December 2008 - Vol. 25

Homecoming by Michael O'Brien

Christians Have Lost Touch With Heaven! 

By Christoph Schonborn

Something very strange has taken place in the last few years: Christians have lost touch with heaven! Of the desire for heaven, our heavenly home, we hear hardly a word. It is as if Christians have lost the orientation that for centuries defined the direction of their journey. We have forgotten that we are pilgrims and that the goal of our pilgrimage is heaven. Connected with this is another loss: we largely lack the awareness that we are on a dangerous pilgrim path and that it is possible for us to miss our goal, to fail to reach the goal of our life. To put it bluntly: we do not long for heaven; we take it for granted that we shall get there. This diagnosis may be exaggerated, over-stated. The trouble is, I am afraid it is essentially true.

Against this loss and neglect, the Church's Easter message proclaims: “If you have been raised with Christ, seek the things that are above, where Christ is, seated at the right hand of God” (Colossians 3:1). “My desire is to depart and be with Christ” (Philippians 1:23). This profound and pressing yearning does not strive for just any kind of  “life after death” but is the desire “to be with Christ,” to live with him, to be “at home with the Lord”: “So we are always of good courage; we know that while we are at home in the body, we are away from the Lord, for we walk by faith, not by sight. We are of good courage, and we would rather be away from the body and at home with the Lord” (2 Corinthians 5:6-8).

“At home!” For so many people, who have lost their homes or their homeland, the word home is a word of longing. The English word home (home town or homeland), like the German Heimat, has a strongly emotional, almost devotional resonance, which we do not find in the Latin patria or the French patrie. Home is not just a particular landscape, not just its language, its familiar landmarks, but above all the people who live there. When the people we were familiar with (friends, neighbors, acquaintances) no longer live there, then home has died, even if the landscape has remained. How often have the great artists and writers of our century expressed their pain at the loss of their homelands. So many people have eaten the bitter bread of exile.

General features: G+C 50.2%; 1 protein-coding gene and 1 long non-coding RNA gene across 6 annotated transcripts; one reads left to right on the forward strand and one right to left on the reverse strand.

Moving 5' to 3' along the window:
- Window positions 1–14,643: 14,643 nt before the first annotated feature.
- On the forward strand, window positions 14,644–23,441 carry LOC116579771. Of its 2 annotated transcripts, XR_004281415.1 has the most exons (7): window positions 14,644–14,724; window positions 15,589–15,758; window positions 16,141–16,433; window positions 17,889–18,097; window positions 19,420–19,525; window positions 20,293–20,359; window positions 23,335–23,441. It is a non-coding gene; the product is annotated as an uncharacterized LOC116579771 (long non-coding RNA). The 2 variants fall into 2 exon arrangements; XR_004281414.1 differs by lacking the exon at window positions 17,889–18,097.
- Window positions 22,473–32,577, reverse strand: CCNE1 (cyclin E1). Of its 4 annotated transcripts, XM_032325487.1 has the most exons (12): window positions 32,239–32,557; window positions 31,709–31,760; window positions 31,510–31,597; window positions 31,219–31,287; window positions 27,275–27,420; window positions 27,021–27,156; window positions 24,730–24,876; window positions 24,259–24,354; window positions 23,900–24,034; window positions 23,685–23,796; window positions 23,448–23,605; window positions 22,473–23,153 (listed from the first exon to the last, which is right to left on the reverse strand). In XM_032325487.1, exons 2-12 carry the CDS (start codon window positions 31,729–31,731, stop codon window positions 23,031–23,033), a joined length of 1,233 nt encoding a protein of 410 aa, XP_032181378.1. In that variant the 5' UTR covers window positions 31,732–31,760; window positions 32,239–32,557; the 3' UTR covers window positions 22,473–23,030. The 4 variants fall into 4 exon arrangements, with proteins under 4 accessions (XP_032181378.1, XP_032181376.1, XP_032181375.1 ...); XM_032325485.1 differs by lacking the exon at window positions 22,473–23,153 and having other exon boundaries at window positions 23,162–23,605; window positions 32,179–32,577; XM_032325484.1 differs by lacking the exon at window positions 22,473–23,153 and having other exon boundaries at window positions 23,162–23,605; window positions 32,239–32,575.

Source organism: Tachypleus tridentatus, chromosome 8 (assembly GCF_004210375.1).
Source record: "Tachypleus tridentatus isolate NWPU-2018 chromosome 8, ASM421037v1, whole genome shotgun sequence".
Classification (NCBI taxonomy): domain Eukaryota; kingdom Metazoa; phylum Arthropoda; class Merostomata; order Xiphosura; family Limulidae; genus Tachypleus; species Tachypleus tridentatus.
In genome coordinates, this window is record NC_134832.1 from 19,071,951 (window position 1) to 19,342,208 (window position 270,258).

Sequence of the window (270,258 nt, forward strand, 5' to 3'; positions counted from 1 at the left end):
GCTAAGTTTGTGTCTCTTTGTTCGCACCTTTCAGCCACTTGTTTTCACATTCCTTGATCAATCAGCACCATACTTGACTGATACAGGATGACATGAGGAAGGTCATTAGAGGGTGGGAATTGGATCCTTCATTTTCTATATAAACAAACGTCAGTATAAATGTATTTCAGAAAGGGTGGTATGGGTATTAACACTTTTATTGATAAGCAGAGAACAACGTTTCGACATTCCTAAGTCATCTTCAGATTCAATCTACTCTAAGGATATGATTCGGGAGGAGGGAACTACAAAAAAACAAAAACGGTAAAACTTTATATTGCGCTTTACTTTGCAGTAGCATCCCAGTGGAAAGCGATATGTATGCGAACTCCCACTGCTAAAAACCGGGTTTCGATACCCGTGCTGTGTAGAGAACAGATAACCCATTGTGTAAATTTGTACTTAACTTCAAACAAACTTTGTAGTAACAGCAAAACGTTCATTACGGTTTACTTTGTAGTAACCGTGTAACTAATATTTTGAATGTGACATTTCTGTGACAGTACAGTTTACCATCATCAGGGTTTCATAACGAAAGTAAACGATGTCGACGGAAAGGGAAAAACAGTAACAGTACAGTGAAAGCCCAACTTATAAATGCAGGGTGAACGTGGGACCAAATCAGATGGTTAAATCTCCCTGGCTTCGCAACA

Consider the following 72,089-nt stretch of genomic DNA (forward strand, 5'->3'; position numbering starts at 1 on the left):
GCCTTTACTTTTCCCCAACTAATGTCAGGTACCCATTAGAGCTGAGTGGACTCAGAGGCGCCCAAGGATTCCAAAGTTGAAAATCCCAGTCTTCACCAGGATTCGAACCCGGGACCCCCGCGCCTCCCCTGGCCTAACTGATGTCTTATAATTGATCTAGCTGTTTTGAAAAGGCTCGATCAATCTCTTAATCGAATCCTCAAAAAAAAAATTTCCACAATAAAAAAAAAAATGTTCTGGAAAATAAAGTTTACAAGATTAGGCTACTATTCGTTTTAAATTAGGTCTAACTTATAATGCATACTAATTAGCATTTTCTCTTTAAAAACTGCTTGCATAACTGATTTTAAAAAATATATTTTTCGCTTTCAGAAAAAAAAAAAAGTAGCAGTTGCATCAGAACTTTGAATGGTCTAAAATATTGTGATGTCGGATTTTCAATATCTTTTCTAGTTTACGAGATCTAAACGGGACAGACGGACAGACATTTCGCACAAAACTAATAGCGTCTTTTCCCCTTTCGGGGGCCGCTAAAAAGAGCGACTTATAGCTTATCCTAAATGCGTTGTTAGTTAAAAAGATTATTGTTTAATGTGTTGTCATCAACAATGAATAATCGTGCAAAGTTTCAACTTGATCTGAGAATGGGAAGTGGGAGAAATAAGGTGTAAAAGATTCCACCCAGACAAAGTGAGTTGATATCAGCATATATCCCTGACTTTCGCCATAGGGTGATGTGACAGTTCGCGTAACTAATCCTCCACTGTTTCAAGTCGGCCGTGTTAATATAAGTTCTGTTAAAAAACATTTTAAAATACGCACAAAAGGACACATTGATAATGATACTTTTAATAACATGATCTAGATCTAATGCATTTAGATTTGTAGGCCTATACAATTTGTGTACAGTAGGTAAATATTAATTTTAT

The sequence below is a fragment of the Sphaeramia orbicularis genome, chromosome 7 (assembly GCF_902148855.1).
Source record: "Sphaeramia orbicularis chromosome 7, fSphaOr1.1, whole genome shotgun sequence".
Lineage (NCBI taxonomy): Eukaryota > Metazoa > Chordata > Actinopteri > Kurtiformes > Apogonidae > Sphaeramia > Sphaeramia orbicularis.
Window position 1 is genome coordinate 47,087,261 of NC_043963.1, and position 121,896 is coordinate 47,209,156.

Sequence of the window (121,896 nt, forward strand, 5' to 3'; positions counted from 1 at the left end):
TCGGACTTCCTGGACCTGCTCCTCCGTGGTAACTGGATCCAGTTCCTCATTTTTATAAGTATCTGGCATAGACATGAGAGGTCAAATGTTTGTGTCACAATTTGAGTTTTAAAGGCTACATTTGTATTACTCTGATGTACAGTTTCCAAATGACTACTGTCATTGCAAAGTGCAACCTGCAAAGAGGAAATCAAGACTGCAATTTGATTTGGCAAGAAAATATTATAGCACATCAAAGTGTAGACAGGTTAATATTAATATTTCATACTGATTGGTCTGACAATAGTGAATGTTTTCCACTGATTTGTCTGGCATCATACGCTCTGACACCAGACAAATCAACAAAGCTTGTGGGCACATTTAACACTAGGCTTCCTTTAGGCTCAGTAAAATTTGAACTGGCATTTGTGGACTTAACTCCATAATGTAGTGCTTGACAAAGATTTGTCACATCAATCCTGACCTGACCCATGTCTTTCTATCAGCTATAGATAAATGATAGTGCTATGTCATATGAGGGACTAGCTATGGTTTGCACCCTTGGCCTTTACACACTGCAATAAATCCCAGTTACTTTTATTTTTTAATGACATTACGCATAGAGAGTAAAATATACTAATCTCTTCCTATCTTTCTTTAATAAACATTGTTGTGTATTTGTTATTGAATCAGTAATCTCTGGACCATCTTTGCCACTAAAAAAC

The Church is the promise of home. The man who has found the Church has found his way home. Paul speaks of this new home: “Our home [politeuma] is in heaven” (Philippians 3:20). Our home is in heaven, because it is in heaven that we find our true family. That is why Paul tells the faithful in Ephesus: “You are no longer strangers and sojourners, but you are fellow citizens with the saints and members of the household of God” (Ephesians 2:19). And we have found a Mother: “The Jerusalem above . . . is our mother” (Galatians 4:26). Home also means having a house to live in: “In my Father's house are many rooms . . . I go to prepare a place for you. And when I go and prepare a place for you, I will come again and will take you to myself, that where I am you may be also” (John 14:2-3).

 The Church is first of all, then, a heavenly reality. She has her origin in the life of God himself, in the unity of the Blessed Trinity, and so, in the words of Hans Urs von Balthasar, she is “first and foremost a reality established in time from heaven”. The foundations of the Church are above, which is why Saint Augustine says:

“Since our foundation [Christ] is in heaven, let us be built up toward heaven  . . for we are built spiritually, and our foundation lies above. Let us hasten, therefore, whither we are built.”
This look of longing toward the heavenly homeland is not an escape from our earthly responsibilities. On the contrary, hope for heaven, for full communion with Christ and all the angels and saints, is the very motor, the driving force, of Christian engagement in this world. Christian hope for the coming of God's Kingdom asks for both things from God: that his Kingdom may come in glory (or, as the Didache prays, “that grace may come and the world pass away”); and that his Kingdom may begin already here on earth.

[Excerpted from Loving the Church, by Christoph Schonborn, Archbishop of Vienna, Austria; translated by John Saward, © 1998, Ignatius Press, San Francisco. Used with permission.]

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